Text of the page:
Primary Sources

Chancellor Kohl describes the opening of the German border

Description

In this telephone call between West German Chancellor Helmut Kohl and U.S. President George H. W. Bush, the two leaders discussed the developing situation in East Germany. The chancellor had just returned from a trip to Poland, where he met with the new Polish government discussing financial assistance. The news of the Berlin Wall opening up on November 9, 1989, forced him to cut his visit short and immediately fly to West Berlin. The next day, on November 10, the chancellor called the U.S. president to inform him personally about the situation in East Germany. In his report to the president, Kohl made it clear that he was worried about potential disruption to West German political and economic stability as well as about instability in East Germany. He voiced his pessimism that Egon Krenz, who replaced Erich Honecker as the General Secretary of the Socialist Unity Party (SED) on October 18, 1989, would be able to make the necessary reforms that would allow for a truly democratic society in East Germany.

Source

George H. W. Bush, conversation with Helmut Kohl, November 10, 1989, Bush Presidential Library, Public Papers, Bush Library (accessed April 2, 2008).

Primary Source—Excerpt

Kohl:

I've just arrived from Berlin. It is like witnessing an enormous fair. It has the atmosphere of a festival. The frontiers are absolutely open. At certain points they are literally taking down the wall and building new checkpoints. At Checkpoint Charlie, thousands of people are crossing both ways. There are many young people who are corning over for a visit and enjoying our open way of life. I expect they will go home tonight. I would cautiously tell you that it appears that the opening has not led t o a dramatic increase in the movement of refugees. It may be with the frontier open, people will simply go back and forth, looking, visiting and going home. This will work only if the GDR really reforms and I have my doubts. Krenz will carry out reforms but I think there are limits. One of those limits seems to be one party rule and this simply will not work. Certainly, in particular, it will not work without pluralism, free trade unions and so forth. I could imagine that this will continue for a few weeks -- that for a few weeks people will wait to see if the reforms come and if there is no light at the end of the tunnel they will run away from the GDR in great numbers. This would be a catastrophe for economic development; good people are leaving. The figures this year -- 230,000 have come. Their average age has been between 25 and 30. This is a catastrophe for the GDR. They are doctors, lawyers, specialists who cannot be replaced. They can earn more here. This is a dramatic thing; an historic hour. Let me repeat. There were two major manifestations (political gatherings) in Berlin. One was in front of the Berlin Town Hall where there were a lot of left wing rowdies, these are the pictures that will be shown on TV around the world. The second was at the Kurfurstendamm organized by our political friends. It was a t about 6:30PM and the estimates are that there were 120,000 - 200,000 people. The overall spirit was optimistic and friendly. When I thanked the Americans for their role in all of this, there was much applause. Without the US this day would not have been possible. Tell your people that the GDR people in the protests and demonstrations have been sincere, not aggressive. This makes it very impressive. There have been no conflicts, even though in East a Berlin, Leipzig and Dresden hundreds of thousands have been in the streets. I hope they will continue to be calm and peaceful. This is my short report.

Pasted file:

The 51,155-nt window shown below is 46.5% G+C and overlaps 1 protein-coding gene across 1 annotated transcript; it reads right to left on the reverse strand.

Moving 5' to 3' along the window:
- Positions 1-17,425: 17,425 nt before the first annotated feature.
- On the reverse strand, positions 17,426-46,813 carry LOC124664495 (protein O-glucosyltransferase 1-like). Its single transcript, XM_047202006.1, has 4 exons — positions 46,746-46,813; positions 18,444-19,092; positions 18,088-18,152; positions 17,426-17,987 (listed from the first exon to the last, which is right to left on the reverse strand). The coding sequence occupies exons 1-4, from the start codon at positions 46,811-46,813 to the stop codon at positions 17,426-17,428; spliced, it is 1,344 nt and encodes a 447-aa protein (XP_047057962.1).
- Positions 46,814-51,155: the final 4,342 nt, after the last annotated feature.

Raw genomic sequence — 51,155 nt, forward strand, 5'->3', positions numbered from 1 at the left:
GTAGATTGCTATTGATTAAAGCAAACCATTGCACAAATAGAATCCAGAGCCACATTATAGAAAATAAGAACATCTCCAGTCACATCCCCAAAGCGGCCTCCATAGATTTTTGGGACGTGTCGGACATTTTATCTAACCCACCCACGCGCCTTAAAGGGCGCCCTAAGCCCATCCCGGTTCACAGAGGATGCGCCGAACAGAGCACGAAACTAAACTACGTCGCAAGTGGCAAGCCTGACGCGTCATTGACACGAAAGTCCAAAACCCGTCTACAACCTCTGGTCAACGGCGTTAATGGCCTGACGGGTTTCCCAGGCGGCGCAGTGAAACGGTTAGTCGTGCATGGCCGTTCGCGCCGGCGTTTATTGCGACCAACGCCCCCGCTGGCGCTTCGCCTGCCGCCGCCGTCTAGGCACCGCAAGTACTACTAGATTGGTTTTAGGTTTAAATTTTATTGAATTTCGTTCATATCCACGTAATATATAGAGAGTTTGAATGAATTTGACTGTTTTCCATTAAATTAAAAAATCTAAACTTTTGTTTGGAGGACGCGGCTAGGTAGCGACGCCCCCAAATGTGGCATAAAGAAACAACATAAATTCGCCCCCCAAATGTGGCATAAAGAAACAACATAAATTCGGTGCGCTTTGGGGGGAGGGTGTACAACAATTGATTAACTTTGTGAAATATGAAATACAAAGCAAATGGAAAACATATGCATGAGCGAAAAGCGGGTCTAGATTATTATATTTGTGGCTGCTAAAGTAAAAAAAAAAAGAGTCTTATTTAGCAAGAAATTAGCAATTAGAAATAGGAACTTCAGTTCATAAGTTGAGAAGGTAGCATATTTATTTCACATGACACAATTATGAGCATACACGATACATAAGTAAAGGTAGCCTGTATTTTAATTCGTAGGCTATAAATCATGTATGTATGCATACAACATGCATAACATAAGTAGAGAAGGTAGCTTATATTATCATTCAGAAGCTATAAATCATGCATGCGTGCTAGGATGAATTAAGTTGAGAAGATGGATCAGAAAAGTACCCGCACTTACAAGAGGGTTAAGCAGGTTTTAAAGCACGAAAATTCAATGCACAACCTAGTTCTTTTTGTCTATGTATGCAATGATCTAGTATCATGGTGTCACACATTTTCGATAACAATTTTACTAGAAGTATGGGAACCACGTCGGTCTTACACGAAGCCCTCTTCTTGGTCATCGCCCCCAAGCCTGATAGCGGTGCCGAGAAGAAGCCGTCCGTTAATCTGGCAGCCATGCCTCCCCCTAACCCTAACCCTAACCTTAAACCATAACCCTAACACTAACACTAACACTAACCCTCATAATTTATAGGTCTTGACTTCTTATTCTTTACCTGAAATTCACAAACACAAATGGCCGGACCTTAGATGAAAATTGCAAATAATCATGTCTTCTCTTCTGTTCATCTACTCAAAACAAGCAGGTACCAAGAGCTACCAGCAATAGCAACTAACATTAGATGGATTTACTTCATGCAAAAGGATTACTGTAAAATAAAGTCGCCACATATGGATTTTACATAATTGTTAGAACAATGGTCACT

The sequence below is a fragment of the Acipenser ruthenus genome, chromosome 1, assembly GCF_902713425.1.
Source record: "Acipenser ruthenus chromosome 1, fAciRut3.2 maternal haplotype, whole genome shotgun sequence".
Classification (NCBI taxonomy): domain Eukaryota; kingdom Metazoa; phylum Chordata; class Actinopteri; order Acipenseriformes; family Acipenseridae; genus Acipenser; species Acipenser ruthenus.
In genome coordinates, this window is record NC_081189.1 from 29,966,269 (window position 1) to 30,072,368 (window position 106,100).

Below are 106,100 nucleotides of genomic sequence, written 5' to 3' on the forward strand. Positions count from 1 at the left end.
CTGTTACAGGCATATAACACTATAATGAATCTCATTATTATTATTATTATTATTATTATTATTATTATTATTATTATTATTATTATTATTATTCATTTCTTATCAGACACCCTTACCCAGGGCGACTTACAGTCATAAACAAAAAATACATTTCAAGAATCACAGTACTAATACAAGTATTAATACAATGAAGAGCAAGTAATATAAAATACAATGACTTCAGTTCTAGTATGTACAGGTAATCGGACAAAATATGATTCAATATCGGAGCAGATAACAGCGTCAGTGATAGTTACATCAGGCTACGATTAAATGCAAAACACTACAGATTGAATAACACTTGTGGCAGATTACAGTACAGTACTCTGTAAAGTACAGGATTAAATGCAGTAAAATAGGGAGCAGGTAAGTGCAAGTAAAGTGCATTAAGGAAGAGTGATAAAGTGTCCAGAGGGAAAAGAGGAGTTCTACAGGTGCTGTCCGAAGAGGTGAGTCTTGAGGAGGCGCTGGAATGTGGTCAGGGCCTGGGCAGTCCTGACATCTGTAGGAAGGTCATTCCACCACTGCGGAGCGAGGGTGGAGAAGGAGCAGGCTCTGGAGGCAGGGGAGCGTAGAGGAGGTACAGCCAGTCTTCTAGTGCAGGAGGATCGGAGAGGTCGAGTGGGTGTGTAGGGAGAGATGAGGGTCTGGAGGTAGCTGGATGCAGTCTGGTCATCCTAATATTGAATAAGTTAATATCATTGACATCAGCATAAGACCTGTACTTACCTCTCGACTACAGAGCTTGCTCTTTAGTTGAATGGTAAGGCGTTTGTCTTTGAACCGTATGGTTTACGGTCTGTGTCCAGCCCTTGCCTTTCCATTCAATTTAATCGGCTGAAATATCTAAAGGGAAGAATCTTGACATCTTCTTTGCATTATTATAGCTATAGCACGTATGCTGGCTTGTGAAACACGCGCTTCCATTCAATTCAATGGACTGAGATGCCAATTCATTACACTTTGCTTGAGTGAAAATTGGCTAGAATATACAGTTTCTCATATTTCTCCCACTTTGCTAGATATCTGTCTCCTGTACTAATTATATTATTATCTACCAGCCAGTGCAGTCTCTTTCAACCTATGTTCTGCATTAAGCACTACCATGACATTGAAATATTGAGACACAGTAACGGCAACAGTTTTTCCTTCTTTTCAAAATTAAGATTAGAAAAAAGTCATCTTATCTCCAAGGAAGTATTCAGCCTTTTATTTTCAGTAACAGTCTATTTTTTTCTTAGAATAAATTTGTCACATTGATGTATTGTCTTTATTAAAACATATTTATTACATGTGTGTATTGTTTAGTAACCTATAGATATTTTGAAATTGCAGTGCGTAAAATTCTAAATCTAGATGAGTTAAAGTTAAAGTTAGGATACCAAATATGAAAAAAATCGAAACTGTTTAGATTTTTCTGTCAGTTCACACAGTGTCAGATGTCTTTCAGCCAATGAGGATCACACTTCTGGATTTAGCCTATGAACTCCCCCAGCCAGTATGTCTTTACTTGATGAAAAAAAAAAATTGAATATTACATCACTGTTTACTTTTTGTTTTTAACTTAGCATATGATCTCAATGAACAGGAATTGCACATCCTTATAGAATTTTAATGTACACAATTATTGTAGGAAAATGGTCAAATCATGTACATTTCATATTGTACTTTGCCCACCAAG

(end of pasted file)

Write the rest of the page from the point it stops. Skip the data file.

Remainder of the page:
How to Cite this Source

Chancellor Helmut Kohl, "Chancellor Kohl describes the opening of the German border," Making the History of 1989, Item #29, http://chnm.gmu.edu/1989/items/show/29 (accessed October 23 2014, 11:51 am).

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